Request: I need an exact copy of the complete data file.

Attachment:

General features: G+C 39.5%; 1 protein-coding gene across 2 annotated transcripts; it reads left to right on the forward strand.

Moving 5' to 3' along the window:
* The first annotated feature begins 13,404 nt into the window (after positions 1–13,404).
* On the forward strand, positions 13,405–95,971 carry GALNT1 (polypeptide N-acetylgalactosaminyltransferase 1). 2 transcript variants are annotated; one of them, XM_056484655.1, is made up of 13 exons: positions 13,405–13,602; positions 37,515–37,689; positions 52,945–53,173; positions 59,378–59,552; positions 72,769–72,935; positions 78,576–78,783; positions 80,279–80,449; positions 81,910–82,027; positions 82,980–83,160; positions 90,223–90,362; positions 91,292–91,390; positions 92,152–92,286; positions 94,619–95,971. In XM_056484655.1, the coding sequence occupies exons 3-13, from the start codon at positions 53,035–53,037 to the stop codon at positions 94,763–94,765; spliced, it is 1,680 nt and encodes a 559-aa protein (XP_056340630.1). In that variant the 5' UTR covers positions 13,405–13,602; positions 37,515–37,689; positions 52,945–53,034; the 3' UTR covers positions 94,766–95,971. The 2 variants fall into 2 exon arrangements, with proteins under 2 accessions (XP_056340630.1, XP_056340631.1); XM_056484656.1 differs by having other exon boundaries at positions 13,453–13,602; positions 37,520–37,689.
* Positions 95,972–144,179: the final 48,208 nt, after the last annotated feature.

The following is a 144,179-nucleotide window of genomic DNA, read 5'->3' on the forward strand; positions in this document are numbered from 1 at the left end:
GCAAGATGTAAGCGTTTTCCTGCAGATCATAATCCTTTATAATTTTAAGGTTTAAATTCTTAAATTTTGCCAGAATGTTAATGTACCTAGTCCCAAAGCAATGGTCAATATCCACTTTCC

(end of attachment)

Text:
General features: G+C 39.5%; 1 protein-coding gene across 2 annotated transcripts; it reads left to right on the forward strand.

Moving 5' to 3' along the window:
* The first annotated feature begins 13,404 nt into the window (after positions 1–13,404).
* On the forward strand, positions 13,405–95,971 carry GALNT1 (polypeptide N-acetylgalactosaminyltransferase 1). 2 transcript variants are annotated; one of them, XM_056484655.1, is made up of 13 exons: positions 13,405–13,602; positions 37,515–37,689; positions 52,945–53,173; positions 59,378–59,552; positions 72,769–72,935; positions 78,576–78,783; positions 80,279–80,449; positions 81,910–82,027; positions 82,980–83,160; positions 90,223–90,362; positions 91,292–91,390; positions 92,152–92,286; positions 94,619–95,971. In XM_056484655.1, the coding sequence occupies exons 3-13, from the start codon at positions 53,035–53,037 to the stop codon at positions 94,763–94,765; spliced, it is 1,680 nt and encodes a 559-aa protein (XP_056340630.1). In that variant the 5' UTR covers positions 13,405–13,602; positions 37,515–37,689; positions 52,945–53,034; the 3' UTR covers positions 94,766–95,971. The 2 variants fall into 2 exon arrangements, with proteins under 2 accessions (XP_056340630.1, XP_056340631.1); XM_056484656.1 differs by having other exon boundaries at positions 13,453–13,602; positions 37,520–37,689.
* Positions 95,972–144,179: the final 48,208 nt, after the last annotated feature.

The following is a 144,179-nucleotide window of genomic DNA, read 5'->3' on the forward strand; positions in this document are numbered from 1 at the left end:
GCAAGATGTAAGCGTTTTCCTGCAGATCATAATCCTTTATAATTTTAAGGTTTAAATTCTTAAATTTTGCCAGAATGTTAATGTACCTAGTCCCAAAGCAATGGTCAATATCCACTTTCC